Final Rule Paves Way for Drug Imports to Reduce Patient Costs

The Department of Health and Human Services and the Food and Drug Administration have issued a final rule and guidance that paves the way for states to allow pharmacists and wholesalers to import prescription drugs in order to reduce costs for patients. 

The final rule implements a provision of federal law that allows FDA-authorized programs to import prescription drugs from Canada under specific conditions, according to a report by Kaiser Health News. Prices are cheaper in Canada because the government there caps how much drug makers can charge for medicines, while the free market reigns supreme in the United States.

Even though insulin is not included among the drugs covered by the rule, the Trump administration also issued a request for proposals seeking plans from private companies on how insulin could be safely brought in from other countries and made available to consumers at a lower cost than products sold in the U.S.

Why now?

Congress has allowed drug importation since 2003, but only if the secretary of the Department of Health and Human Services certified it is safe. That had never happened until this year, when Secretary Alex Azar approved an application by Florida, according to a letter he wrote to congressional leaders. 

For decades, Americans have been buying drugs from Canada for personal use – either by driving over the border, ordering medication online or using storefronts that connect them to foreign pharmacies, according to Kaiser Health News. Though the practice is illegal, the FDA has generally permitted purchases for individual use.

About 4 million Americans import medicines for personal use each year, and about 20 million say they or someone in their household has done so because prices are much lower in other countries, according to surveys.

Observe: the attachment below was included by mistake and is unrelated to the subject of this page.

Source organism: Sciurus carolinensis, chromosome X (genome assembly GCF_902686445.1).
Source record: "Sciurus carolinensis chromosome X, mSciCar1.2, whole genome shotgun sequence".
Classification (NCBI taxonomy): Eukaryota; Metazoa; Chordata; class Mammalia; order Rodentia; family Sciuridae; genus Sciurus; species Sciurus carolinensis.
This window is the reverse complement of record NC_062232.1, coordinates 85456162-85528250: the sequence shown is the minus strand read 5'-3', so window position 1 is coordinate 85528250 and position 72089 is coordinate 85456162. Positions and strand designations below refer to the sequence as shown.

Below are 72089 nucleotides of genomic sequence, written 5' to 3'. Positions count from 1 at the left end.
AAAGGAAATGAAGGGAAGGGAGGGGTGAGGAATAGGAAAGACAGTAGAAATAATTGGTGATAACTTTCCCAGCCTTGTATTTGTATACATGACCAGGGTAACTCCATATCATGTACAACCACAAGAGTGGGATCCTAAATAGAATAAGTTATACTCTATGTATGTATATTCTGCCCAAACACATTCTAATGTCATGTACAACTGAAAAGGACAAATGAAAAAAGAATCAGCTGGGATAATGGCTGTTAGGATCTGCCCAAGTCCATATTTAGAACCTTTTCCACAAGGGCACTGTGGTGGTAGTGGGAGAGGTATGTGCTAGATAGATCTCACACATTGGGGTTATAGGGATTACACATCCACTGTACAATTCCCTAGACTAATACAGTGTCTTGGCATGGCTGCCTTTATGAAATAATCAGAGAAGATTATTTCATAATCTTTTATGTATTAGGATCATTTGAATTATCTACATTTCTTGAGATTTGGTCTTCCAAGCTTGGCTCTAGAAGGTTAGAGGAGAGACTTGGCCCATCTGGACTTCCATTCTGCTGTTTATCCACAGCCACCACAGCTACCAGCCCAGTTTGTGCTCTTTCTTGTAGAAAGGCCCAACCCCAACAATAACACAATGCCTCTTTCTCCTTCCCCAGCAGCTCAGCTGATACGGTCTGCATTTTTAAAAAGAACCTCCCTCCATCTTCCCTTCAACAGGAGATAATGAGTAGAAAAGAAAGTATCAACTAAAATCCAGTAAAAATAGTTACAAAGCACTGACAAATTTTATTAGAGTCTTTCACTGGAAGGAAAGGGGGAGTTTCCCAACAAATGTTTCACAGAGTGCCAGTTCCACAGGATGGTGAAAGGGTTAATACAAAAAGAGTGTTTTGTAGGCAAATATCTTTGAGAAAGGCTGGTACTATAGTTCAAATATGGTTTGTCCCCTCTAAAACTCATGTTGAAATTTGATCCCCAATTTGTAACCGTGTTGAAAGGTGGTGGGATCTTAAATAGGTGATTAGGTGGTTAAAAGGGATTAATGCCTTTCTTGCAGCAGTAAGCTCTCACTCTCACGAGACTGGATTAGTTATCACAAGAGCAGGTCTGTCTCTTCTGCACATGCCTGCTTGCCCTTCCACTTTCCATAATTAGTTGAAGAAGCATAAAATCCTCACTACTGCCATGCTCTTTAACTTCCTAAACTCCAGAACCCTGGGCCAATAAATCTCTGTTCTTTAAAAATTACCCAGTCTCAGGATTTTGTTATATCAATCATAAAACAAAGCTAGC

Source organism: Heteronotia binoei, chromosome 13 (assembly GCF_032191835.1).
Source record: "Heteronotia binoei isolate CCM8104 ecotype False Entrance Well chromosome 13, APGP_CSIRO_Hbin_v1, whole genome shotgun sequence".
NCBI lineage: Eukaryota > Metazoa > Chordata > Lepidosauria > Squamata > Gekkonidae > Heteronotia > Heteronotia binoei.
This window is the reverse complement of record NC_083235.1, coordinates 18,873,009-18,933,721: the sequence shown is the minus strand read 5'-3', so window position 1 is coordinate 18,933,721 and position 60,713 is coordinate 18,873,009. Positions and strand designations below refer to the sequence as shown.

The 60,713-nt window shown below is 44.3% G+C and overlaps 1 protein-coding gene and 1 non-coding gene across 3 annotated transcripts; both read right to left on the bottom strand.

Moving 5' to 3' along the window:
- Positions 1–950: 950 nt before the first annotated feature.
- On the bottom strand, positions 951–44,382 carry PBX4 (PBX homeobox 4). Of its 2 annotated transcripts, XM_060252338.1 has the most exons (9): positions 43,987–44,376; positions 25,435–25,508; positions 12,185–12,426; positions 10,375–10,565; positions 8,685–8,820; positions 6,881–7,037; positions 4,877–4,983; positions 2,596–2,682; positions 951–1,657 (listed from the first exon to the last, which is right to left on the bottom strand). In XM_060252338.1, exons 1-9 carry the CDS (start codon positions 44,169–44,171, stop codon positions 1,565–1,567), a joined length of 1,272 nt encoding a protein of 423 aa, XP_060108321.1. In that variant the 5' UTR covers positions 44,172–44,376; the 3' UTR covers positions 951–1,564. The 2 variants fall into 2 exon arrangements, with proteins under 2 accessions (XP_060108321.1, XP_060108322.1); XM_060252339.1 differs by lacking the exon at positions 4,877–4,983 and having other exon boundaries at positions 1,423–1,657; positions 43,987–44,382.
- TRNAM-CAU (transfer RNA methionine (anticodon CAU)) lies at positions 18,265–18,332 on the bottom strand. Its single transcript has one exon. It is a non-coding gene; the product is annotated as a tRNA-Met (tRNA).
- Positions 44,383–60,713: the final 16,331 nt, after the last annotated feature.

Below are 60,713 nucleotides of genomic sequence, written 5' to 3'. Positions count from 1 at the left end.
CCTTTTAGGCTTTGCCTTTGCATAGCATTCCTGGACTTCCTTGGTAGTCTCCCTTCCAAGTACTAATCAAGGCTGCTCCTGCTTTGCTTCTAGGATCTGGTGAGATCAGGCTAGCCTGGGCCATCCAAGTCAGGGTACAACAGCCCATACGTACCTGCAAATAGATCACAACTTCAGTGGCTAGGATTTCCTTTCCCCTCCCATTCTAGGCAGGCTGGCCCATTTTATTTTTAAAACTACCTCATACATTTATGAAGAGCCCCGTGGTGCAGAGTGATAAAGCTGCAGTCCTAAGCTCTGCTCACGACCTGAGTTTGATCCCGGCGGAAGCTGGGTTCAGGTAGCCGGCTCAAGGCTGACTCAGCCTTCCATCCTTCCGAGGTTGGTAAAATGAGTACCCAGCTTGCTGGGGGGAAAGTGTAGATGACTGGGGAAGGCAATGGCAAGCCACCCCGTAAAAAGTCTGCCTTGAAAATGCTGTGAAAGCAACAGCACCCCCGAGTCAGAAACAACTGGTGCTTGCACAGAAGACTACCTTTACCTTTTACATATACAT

How it would work

The administration envisions a system in which a Canadian-licensed wholesaler buys from a manufacturer of drugs approved for sale in Canada and exports them to a U.S. pharmacy, wholesaler or importer that has contracted with the state in which they operate.

To be eligible for importation, a drug would need to be approved by Canada’s Health Canada’s Health Products and Food Branch and needs to meet the conditions in an FDA-approved new drug application.

Essentially, eligible prescription drugs are those that could be sold legally on either the Canadian market or the American market with appropriate labeling. 

Under the final HHS and FDA rule, state importation programs will have the flexibility to decide which drugs to import and in what quantities. 

The rule also requires drug manufacturers to provide importers with documentation guaranteeing the medications are the same drugs as those already sold in the U.S. 

Parts of this report were reprinted from Kaiser Health News.

Generic Drug Makers Sued over Pricing Practices

One of the country’s largest health insurers has sued a number of pharmaceutical companies, accusing them of running a price-fixing cartel of common generic drugs.

Humana Inc. has accused the companies of colluding on the prices of generics to the detriment of health insurers that have to pay for these drugs. Humana said in its lawsuit that this collusion prevented fair competition among insurers that could have reduced the cost of many of these drugs.

The background

The lawsuit comes after 45 states signed on to a suit last year over an alleged scheme among generic drug manufacturers to fix the price of some 300 medications. The states are seeking unspecified damages for what they say they had to overpay for drugs for Medicaid patients as a result of the alleged cartel. 

Humana accused Teva Pharmaceuticals, the largest generic drug producer in the world, of being the ringleader of the alleged scheme, which fixed, increased or maintained the prices of more than 100 generic drugs.

“They leveraged the culture of cronyism in the generic drug industry to avoid price erosion, increase prices for targeted products, and maintain artificially inflated prices across their respective product portfolios without triggering a ‘fight to the bottom’ among competitors,” Humana wrote in the complaint, which it lodged with the U.S. District Court for the Eastern District of Pennsylvania.

The lawsuit adds to the troubles faced by generic drug companies. Earlier in 2019, a number of states joined to sue drug makers, including Teva Pharmaceuticals. The suit also named multiple executives from Teva and other generic manufacturers as individual defendants. 

An investigation by multiple states led by Connecticut accused generic drug makers of “illegal collusion,” refuting arguments by the manufacturers that price increases were caused by industry consolidation and Food and Drug Administration-mandated plant closures.